I had spent a fair amount of time combing maps, looking for places my wheels could take me. For day three I felt strong enough to do one of two rides. One option was riding to Heppner and back, an 80 mile road ride. The second option I considered was riding to Fossil on the ridge top that I was camped on, returning on Kahler Basin Road via Winlock. I was guessing that this would also be a long hard day, but on Fatbike–so harder.
I was more curious about the forest ride so I loaded up a go-pack and committed to an uncertain push over about 60 miles of gravel to Fossil and back. The roads, FR 21 and 25, would take me along a dividing ridge through timber country long past it’s boom. A few points of interest dotted my path on the map, but had not been seen yet. The road ride to Heppner would have taken me on a road I have driven several times. I generally choose unknown when given the option.
Mornings on mountain tops are a rare treat. On this morning I was a bit unsure of myself. Some coffee and I packed my bags with enough food and shelter to get caught out overnight if need be. I didn’t have an appetite. This seemed weird, but I just assumed I was nervous or something. A few miles of riding should conjure a hungry stomach.
Today’s book was a continuation of Catch-22. I had started it on my Kimberly ride the previous day. 31 hours of audio book, now just a couple of hours in, I was definitely having trouble finding myself in the story. I was told in high school that it is one of the greatest American novels. So far I couldn’t see it. The passivity of listening versus reading got me through the first 22 hours of 31. I still haven’t finished it. Perhaps I will now that road riding season is upon us here in Klamath Falls. Catch-22 is now my favorite unfinished book.
Luckily, George Clooney finished it for me, and I was able to find out how it ends on his Hulu mini-series last summer. His take on the ending was almost perfect in my opinion, but I will find out when I finish Heller’s book.
At some point you have to stop trying to find logic in politics. This book makes a good case for insanity. Institutional reality is more insane than being honored in the nude.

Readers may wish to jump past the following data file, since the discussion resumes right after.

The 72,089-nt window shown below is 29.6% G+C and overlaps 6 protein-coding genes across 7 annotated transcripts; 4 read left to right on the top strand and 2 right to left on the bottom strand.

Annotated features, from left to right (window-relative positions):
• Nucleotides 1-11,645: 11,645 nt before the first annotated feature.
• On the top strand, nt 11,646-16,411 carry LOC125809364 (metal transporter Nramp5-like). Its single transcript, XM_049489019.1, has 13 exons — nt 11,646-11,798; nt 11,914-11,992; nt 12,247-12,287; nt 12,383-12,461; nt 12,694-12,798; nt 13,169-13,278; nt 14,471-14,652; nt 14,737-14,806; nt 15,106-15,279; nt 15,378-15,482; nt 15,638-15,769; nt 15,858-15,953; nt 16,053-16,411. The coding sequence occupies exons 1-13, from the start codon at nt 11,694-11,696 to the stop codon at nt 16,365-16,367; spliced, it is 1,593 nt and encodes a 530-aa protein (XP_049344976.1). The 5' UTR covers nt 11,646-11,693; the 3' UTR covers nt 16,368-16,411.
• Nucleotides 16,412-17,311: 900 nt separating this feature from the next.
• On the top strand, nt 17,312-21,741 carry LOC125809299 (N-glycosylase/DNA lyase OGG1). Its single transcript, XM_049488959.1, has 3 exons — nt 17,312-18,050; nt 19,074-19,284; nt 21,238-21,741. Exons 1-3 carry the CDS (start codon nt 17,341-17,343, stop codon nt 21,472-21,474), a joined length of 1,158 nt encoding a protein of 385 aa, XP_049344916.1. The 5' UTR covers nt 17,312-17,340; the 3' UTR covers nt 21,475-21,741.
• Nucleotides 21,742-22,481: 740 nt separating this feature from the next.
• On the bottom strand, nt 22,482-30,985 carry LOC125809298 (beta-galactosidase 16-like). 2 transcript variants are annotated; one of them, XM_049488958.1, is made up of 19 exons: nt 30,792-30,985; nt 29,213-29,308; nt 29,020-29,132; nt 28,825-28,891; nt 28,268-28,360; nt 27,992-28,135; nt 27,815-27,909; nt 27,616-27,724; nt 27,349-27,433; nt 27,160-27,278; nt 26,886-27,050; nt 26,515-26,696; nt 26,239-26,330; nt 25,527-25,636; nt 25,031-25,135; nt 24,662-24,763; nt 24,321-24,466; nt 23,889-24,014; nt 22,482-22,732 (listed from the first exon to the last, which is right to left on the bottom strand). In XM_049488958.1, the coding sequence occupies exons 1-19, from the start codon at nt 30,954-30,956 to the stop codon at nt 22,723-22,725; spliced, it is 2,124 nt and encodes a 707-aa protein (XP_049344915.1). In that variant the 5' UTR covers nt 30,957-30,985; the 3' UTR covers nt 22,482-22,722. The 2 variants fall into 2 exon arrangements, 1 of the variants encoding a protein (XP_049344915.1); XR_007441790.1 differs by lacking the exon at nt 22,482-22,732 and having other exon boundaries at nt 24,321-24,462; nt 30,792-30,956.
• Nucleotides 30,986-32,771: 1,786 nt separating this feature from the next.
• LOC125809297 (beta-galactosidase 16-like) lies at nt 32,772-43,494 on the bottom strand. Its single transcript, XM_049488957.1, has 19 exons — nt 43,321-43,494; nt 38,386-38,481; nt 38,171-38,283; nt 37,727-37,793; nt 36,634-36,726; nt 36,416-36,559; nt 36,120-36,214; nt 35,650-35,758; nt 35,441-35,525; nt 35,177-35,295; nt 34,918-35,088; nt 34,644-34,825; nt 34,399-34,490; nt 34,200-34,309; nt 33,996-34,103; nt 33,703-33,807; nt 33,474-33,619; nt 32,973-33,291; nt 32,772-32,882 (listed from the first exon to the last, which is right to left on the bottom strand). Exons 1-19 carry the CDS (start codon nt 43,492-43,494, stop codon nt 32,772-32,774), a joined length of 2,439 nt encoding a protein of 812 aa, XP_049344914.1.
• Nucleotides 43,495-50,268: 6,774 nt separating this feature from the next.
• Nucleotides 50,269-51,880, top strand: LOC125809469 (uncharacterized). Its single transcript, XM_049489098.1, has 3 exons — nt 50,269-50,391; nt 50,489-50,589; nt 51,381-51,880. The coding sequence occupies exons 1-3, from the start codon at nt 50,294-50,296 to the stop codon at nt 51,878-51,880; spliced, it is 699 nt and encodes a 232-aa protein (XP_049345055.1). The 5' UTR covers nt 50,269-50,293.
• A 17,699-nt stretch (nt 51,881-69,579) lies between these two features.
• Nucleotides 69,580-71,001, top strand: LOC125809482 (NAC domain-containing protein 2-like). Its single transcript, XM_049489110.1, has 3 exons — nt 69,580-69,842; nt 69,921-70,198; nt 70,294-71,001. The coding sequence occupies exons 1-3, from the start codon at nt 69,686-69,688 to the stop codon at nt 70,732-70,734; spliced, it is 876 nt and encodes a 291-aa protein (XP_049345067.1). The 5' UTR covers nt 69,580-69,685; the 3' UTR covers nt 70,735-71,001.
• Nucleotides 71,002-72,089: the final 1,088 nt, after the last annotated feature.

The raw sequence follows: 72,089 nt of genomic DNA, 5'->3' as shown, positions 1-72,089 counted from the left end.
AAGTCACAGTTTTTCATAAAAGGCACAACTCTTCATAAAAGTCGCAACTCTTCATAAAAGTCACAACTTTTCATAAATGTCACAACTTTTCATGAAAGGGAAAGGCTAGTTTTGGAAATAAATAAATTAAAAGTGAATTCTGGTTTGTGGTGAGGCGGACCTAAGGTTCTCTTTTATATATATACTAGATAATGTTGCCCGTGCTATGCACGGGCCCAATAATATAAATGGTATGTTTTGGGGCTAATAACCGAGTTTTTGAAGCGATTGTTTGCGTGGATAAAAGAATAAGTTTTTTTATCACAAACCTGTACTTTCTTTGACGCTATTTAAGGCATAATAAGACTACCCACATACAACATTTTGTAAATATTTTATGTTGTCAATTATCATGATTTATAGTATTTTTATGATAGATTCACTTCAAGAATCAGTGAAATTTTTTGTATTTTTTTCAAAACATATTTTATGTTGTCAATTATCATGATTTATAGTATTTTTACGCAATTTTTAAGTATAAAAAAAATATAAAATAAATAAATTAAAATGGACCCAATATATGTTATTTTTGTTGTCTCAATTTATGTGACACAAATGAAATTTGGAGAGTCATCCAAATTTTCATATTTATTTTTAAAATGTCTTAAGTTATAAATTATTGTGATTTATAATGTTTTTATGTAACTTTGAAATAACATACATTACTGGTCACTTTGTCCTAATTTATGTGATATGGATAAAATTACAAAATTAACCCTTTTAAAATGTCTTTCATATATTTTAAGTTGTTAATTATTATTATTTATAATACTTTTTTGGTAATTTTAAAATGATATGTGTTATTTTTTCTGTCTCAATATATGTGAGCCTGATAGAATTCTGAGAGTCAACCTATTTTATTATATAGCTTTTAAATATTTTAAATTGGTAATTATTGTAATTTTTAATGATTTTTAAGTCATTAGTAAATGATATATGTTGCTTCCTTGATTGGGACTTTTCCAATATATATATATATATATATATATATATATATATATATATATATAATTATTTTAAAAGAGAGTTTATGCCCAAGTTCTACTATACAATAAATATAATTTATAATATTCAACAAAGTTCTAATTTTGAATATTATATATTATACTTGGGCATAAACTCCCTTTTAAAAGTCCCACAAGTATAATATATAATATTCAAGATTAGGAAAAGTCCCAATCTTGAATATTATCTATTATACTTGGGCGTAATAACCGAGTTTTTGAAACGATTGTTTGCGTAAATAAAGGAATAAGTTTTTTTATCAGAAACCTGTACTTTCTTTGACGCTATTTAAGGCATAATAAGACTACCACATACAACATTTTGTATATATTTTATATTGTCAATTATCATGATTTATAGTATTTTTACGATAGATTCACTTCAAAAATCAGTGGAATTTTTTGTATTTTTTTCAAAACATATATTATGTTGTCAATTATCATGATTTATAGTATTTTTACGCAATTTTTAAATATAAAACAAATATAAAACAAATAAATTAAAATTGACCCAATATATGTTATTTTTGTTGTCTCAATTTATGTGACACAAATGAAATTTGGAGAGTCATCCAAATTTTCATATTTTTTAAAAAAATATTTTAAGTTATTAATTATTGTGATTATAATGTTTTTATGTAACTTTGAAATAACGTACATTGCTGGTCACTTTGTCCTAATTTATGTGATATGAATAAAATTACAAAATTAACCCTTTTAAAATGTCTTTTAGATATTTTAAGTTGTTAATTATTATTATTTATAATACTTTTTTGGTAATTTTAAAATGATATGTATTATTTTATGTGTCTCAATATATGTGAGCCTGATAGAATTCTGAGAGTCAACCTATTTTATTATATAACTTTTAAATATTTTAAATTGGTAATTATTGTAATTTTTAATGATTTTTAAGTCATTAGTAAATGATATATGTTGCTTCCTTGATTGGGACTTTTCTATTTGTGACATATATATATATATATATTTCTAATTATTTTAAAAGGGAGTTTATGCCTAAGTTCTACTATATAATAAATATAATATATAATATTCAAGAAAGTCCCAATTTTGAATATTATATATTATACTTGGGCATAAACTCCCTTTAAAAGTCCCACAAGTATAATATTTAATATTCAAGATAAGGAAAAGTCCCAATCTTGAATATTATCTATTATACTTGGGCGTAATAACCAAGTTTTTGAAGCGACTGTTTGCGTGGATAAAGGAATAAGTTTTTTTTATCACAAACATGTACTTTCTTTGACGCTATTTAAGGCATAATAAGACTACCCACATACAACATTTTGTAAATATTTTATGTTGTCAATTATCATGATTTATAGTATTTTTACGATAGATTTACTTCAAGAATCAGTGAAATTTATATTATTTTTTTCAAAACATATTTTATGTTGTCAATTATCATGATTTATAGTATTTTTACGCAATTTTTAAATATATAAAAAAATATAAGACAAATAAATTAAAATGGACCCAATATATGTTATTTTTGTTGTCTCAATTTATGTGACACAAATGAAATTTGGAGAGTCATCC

Cued up and facing west I pedaled until I found cadence on the ridge top, morning mist veiling the rising sun. Soon my cadence was broken with a thousand feet of drop in several pitches into the upper Kahler Basin. I chose a road (FR 25) skirting the south side of the ridge along the top of the watershed, then climbing north through a gap on the ridge, connecting with the ridge top road (FR 21) to Fossil. Views from road 25 are dominated by the John Day Valley. Buttes and mesas and desert spilling out south of me below the pine forest I was riding in.
I stopped a few times to study maps when road spurs would appear. Maybe there would be an interesting alternate route from my plan. Also, the signage is not exactly consistent on these roads, and a missed turn could mean hours of correction. I have been in that head-space far too often. These days I try to be deliberate with each move. I am too close to death for getting lost.
Every foot you lose in elevation must be regained on a bike ride if that ride is a loop. This ride was mostly level, but the initial drop had to be regained for me to get back on the main road to Fossil. This brought me to the first curiosity on my maps. A place on the ridge called “The Notch”. It is here that I found the end of my morning ride. Roads 21 and 25 intersect at a point on this ridge known as “Wetmore”.
There isn’t a lot to see at Wetmore. Just springs scattered around a pasture in the forest and a locked gate on road 21. “Private road” is what the sign says. I guess my plan had to change. Kinzua had locked me out.
I was wondering what a “Wetmore” was, and when I got to this spot I just assumed it was called that because of the prolific springs abounding the landscape. The actual reason for the name is explained here.